Tuesday, 22 February 2011

Ethics of Transplants

This has come up recently:

Should a convicted sex offender be accepted as an organ doner?

Just off the top of my head ...

The morality of the donor can impact the medical risk to the recipient ... someone convicted of sex offences could pose a higher risk of disease. This risk would need to be balanced against the need for the organ. We should realise that there are restriction on all srts of biological material donated by the public, for instance, you cannot donate blood if you have visited some countries. It is not always proactical to screen people who are seen to be high risk to the extent needed to be assured that the risk is justified.

In this case we are assured that the offending in question was non-contact and of a manner which does not lend itself to the conclusion that the donor was engaged in risky activity.

The situation of the donor refects the freedom of the choice they are making to donate. A prisoner of the state may feel, whatever the actual situation, that they are compelled to make the offer. By definition, a prisoner is not free. Even if we can determine that a particular prisoner is makig a free and informed choice, accepting the offer may lead to a situation where other prisoners feel pressured to follow suit.

The organisation performing the operation is also at risk.
The operation harvesting the organ is, itself, risky - as is follow up treatment for the donor. If anything went wrong, the surgeon etc are vulnerable to the accusation that they were less careful than they would otherwise have been.

But thats just me: have a look at this.
Nondirected donation raises different ethical concerns. The radical altruism that motivates a person to make a potentially life-threatening sacrifice for a stranger calls for careful scrutiny. One recent case involved a man who seemed pathologically obsessed with giving away everything, from his money to his organs, saying that doing so was "as much a necessity as food, water, and air."[3] After donating one kidney to a stranger, he wondered how he might give away all his other organs in a dramatic suicide. Other psychologically suspect motivations need to be ruled out as well. Is the person trying to compensate for depression or low self-esteem, seeking media attention, or harboring hopes of becoming involved in the life of the recipient? Transplantation teams have an obligation to assess potential donors in all these dimensions and prohibit donations that arouse serious concern.[1]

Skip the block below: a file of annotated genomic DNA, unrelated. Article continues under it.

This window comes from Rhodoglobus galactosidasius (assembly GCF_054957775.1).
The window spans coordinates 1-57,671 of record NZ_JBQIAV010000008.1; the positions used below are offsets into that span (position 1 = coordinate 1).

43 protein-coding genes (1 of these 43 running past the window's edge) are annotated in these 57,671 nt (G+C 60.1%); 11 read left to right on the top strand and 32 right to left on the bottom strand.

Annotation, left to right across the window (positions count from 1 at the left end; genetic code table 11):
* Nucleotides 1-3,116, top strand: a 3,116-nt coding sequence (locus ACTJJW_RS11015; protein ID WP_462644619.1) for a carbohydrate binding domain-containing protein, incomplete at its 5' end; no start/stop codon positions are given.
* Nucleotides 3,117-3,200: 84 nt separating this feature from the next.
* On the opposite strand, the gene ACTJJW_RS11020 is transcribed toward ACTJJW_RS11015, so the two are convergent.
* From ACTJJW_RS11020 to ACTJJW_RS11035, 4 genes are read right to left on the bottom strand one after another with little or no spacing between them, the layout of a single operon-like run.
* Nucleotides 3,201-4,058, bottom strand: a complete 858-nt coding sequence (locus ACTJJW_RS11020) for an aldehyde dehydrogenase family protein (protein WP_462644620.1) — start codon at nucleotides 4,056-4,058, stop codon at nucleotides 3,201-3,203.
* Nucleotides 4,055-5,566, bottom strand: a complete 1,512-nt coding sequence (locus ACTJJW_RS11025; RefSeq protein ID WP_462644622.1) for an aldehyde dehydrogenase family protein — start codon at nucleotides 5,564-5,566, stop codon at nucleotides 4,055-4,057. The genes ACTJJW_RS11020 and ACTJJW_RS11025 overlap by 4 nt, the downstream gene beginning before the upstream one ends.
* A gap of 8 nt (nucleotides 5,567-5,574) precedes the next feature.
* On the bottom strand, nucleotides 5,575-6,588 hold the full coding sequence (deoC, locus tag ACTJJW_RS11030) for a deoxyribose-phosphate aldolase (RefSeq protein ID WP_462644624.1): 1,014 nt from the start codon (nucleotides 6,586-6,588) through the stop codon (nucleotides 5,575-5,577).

The references are:
[1] Abecassis M, Adams M, Adams P, et al. Consensus statement on the live organ donor. JAMA 2000;284:2919-2926.
[3] Parker I. The gift: Zell Kravinsky gave away millions: but somehow it wasn't enough. The New Yorker. August 2, 2004:54-63.
John Campbell was asking the wrong questions.


Say someone flips a coin and it keeps coming up heads ... how long before you will have to concede that they are using a double-headed coin? It seems most of us will give up after about five or so ... you'd certainly want to grab the coin of that person and take a closer look.

But how reasonable is this? If you only have the run of heads to go on, don't you have to give the person the benefit of the doubt? What if there's money riding on it? You life? Your immortal soul?

I decided to work it out.

This is actually related to the other stuff about religion: we commonly hear that Atheists cannot be sure of the nonexistence of God since we don't know everything. Or variations on that theme. Just because we have disproved a whole bunch of stuff as having to do with God does not mean that God is not true right? Can you really gain proof from negative results?